I hope you’re happy now, Jacob.

There's No Place Like Home, Part 2 & 3 • Season 4 • Episode 13 & 14

Skyler, 24 — Seoul (South Korea) :

Back in university I lived with my three roommates, a dysfunctional couple and my best friend, Daniel. There were many instances of tension in our small three-bedroom duplex household, everything from whose turn it was to do the dishes, pay the bills, or take out the trash,  to friendly debates over religion or politics that escalated into full-blown raging arguments. Lost was always there however, and was a constant that seemed the extinguish all current feuding in our lives.

On May 29th, 2008, we and millions of other Lost fans sat down to watch the Season 4 finale “There’s No Place Like Home”. Everything had been planned weeks in advance; snacks, food, beers. We all huddled around the television eagerly awaiting the rescue of the Oceanic 6 and the revelation of who laid in the coffin.

I remember Benjamin Linus, clad in his DHARMA parka, in that cold, unseen room with what would soon be known worldwide simply as “the frozen donkey wheel”. He huffed and puffed, feet slipping yearning from traction as he slowly inched the wheel round. My eyes began to well up with tears, overcome by the emotions of the struggling Linus on the television screen in front of me. “I hope you’re happy now, Jacob“, Linus spoke, right as out television flicked once and went black.

Initially, I thought this was some sort of Sopranos-esque play, an attempt to capture the audience, as Lost typically did, in equal parts wonder and frustration, but we collectively realized the lights on our satellite box had began flashing an unknown sequence of lights.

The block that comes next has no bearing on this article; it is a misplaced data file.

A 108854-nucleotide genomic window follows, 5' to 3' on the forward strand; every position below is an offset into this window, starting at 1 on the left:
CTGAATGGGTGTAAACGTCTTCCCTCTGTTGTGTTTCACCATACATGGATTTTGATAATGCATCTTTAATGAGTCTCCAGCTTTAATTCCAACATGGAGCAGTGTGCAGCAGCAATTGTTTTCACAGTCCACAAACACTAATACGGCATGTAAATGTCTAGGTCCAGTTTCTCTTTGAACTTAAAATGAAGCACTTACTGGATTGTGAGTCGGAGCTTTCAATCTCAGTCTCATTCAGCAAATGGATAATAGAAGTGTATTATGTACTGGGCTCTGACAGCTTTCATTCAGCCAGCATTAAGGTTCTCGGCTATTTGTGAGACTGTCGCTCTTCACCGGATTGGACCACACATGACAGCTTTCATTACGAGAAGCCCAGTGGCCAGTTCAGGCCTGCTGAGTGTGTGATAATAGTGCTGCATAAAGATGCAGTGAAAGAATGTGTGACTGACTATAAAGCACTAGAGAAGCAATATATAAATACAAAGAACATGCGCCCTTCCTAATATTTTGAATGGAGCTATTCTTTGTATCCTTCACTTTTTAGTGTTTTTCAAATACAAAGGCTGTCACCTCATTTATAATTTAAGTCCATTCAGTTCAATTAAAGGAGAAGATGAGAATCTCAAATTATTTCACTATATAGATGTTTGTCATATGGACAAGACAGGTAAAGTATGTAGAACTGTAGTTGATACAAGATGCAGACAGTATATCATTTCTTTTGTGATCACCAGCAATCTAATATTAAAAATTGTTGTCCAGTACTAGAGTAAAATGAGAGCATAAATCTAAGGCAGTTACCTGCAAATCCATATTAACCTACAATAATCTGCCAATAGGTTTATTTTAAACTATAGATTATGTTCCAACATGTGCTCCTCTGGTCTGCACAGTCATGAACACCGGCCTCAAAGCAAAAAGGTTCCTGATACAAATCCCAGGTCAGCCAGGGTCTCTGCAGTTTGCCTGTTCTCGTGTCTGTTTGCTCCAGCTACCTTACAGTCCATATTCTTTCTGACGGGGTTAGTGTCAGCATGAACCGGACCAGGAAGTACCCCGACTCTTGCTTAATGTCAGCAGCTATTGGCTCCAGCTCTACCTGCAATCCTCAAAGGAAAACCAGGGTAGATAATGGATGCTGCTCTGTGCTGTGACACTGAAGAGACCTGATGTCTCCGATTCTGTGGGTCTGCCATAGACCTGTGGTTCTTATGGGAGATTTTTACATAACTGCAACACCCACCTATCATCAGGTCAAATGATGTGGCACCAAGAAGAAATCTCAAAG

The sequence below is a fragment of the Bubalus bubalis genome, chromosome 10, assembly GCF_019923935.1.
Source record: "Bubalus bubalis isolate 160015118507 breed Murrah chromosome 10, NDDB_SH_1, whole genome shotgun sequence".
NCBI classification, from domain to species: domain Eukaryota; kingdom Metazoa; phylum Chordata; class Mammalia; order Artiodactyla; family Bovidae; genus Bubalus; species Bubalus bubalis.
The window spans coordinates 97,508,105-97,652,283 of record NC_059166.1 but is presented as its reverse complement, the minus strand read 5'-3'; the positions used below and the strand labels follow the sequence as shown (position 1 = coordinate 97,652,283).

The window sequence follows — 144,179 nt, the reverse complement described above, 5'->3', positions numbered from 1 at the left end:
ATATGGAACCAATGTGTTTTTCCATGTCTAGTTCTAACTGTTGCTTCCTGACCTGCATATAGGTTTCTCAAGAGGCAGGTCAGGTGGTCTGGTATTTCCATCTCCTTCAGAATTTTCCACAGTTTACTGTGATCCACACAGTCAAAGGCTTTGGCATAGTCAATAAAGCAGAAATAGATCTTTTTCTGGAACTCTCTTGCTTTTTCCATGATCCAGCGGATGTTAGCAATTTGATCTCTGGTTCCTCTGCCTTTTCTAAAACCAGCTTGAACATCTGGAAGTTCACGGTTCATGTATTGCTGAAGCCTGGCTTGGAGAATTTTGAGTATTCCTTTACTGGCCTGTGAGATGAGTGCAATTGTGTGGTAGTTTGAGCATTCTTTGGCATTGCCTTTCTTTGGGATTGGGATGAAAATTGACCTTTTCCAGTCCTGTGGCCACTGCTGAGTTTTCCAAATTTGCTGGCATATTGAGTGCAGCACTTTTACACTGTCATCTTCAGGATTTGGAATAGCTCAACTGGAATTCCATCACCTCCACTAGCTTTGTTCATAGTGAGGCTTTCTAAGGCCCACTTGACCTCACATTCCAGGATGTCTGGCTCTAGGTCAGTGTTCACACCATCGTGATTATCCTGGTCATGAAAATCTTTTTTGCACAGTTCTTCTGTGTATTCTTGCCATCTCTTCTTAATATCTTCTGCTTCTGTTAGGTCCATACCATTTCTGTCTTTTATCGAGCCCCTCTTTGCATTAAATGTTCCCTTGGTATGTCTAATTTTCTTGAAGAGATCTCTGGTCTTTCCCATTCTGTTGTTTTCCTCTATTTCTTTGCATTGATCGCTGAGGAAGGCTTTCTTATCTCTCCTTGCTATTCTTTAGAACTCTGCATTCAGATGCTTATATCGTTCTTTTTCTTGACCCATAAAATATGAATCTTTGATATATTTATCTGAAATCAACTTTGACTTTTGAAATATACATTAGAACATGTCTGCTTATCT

Accusations began flying over who had, or rather hadn’t mailed off the satellite bill, but it was quickly agreed upon that the bill had in fact been mailed as it was supposed to have been. Together we began scrambling, one person resetting the satellite box, one checking the upstairs television to see if it was encountering the same problem, one person on the phone calling various other Lost fan around our small little university town to see if they too had lost service.

We were the only ones.

It seemed like an eternity before the television flickered and Lost appeared again on our screen, Ben Linus now in the Hoffs-Drawlar Funeral Parlor speaking to an emotional Jack, hunched over the coffin. We all breathed a sigh of relief, before we had our breath taken away, seeing John Locke, dead in the coffin.

The next day we caught up on the fifteen or so minutes we had missed the night before. Just as we did the night prior, this time with a laptop, we all came together, as a household, as friends, as fan to watch the Island move.

We’ve all since moved on now and out of that duplex. The four of us have all graduated from university, the couple is set to be married in September, my best friend has a solid job in this ever so shaky economy, and I am currently teaching English in Seoul, South Korea. The four of us still talk Lost whenever possible, showing that Lost, like the Island itself, has a way a bringing people together despite the situation.